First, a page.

How to Meet a Deadline on Time

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How to Meet a Deadline on Time

Do you have trouble finishing your work in a timely manner?

Are you looking for some tips on how to meet a deadline…on time?

As unbelievable as this may sound, it is entirely possible to meet your deadlines.

All you need is a little bit of planning, and a lot of determination.   

In this post, I offer four simple tips that will help you meet deadlines on time.

Follow these practical time management tips, and you’ll be one step closer towards meeting your deadlines.

 

Begin work as soon as possible.

What’s the easiest way to ensure you’ll have enough time to complete your work in a calm, cool, and collected manner?

Why, it’s simply to begin your work as soon as possible!

Whenever you receive a project or assignment at work or school, you should begin work on it that very same day; at the most, within a few days. Why is this? Well, you want to break through that initial resistance that tends to bubble up whenever you’re faced with a new endeavor. You want to do everything you can to get things started…which includes taking action.

Do keep in mind, by no means do you have to finish the entire project in a single sitting. All you have to do is take one step forward. Even the smallest of steps matters! After all, when you take that first step, you’ll be one step further along in your project than you were five minutes ago.

So, what types of first steps could you take when it comes to your work? How about thoroughly reviewing and scheduling that assignment? Doing some preliminary research or brainstorming some project ideas? How about drafting a letter or sketching a diagram?

Do a little bit of work each day.

It’s tremendously important you put in regular hours towards your project. When you do so, you’ll see major progress over the course of days, and weeks. All of those tiny bits of time do add up, and they tend to add up in a big way.

Let’s say you have to work on a written report that’s due in a month’s time. Instead of slaving away for tens of hours on end at the last-minute, you can simply schedule one hour per day to work on your project. If you consistently work on your report for that one hour, each weekday, you’ll have put in 20 hours of work over the course of four weeks. That’s not bad for working a mere sixty minutes each day!

Now, think about an upcoming project of yours. Wouldn’t it be easier to do a little bit of work each day, instead of waiting until the night before to finish it? Take a moment to schedule in a regular slot of time into your calendar so you can do your work.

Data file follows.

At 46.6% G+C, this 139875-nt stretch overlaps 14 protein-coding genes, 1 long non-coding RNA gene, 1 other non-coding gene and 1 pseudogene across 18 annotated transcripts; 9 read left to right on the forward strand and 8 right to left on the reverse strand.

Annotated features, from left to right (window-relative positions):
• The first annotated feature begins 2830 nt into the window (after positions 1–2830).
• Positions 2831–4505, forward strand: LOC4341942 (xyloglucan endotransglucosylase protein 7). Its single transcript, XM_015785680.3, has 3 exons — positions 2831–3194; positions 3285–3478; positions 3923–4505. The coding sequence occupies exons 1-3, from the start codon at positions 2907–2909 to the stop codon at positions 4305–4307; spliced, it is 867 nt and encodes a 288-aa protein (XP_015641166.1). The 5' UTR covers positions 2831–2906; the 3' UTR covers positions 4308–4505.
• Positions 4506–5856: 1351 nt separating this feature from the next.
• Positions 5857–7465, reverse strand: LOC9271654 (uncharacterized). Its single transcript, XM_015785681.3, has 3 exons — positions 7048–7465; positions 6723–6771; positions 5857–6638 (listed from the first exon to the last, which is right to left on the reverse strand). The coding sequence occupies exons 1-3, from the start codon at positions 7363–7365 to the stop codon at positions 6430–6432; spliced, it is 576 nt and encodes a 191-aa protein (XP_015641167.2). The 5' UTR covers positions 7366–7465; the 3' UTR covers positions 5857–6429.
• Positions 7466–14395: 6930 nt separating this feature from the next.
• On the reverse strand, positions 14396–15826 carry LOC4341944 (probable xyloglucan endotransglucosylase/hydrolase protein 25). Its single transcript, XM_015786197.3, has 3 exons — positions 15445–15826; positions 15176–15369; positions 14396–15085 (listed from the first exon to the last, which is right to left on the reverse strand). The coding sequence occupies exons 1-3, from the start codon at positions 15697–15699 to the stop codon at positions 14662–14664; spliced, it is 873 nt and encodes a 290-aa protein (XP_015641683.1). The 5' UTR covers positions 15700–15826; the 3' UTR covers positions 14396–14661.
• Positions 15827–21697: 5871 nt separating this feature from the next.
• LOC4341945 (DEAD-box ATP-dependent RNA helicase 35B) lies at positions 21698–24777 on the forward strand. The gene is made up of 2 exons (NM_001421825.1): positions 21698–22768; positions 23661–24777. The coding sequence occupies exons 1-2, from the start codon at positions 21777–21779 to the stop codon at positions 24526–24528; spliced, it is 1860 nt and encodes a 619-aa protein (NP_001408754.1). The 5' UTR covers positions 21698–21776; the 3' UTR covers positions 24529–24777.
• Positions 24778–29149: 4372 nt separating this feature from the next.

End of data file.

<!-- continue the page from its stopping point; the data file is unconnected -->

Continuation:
Be aware of your habits when it comes to procrastination.

Procrastination can shut down even the most well-planned, and well-intentioned of projects. The only question is: do you know when you procrastinate? Being aware of your actions and habits is key if you want to reach a deadline.

For example, do you put off making those phone calls until the end of the day when it’s too late to call your contacts? Do you fiddle with the office toys on your desk instead of walking over to the finance department to discuss an invoice? Do you suddenly find yourself cleaning under your bed and doing loads of laundry when that math problem set is due?

Once you can identify your habits as they relate to procrastination, you can do something about them by taking necessary action. You can force yourself to take care of tasks at the beginning of the day, rather than at the end, you can snap yourself out of those cubicle distractions and take that walk to finance, and make sure you’re in a place that’s conducive to working, such as the library or study center.

Try thinking about where and when you procrastinate during the day. What steps could you take to ensure that you get on with your work?

Add in a time buffer.

When it comes to working towards a deadline, you can’t go wrong by giving yourself a buffer of time that’s well in advance of your deadline. This is so you can anticipate and properly deal with the things that inevitably come up in life: questions, changes, revisions, delays, unforeseen circumstances, etc.

How do create a time buffer? Well, it’s quite simple, really. All you have to do is work backwards from your deadline date, and calculate a personal deadline for yourself. Let’s see how this works in action…

Let’s say you’re working on a presentation that is going to take place on the 25th of the month. Instead of working up right to the very last-minute on the 25th, you’d count back several days and pencil in a personal deadline of the 15th. This gives you time to not only work on your project, but you have several days available to you in case there is a last-minute emergency, or if you need to beef up your presentation skills.

Where could you add a time buffer to your projects and assignments? Could you schedule personal deadline that’s a few days or perhaps a week or two earlier than the official due date?

How about you? What do you think is the most challenging thing about meeting a deadline? What steps are you going to take today, to ensure a project gets underway? Join in the conversation and leave a comment below!

A version of this post appeared on the blog in 2015.

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Rashelle Isip is a New York City-based professional organizer and productivity consultant who helps people get organized so they can stress less, have more fun, and be happier at home. Her work has been featured in Good Housekeeping, Fast Company, Cosmopolitan, The Washington Post, Business Insider, and The Atlantic. Get access to her free guide, 3 Smart Steps to Organizing Your Home, by clicking here.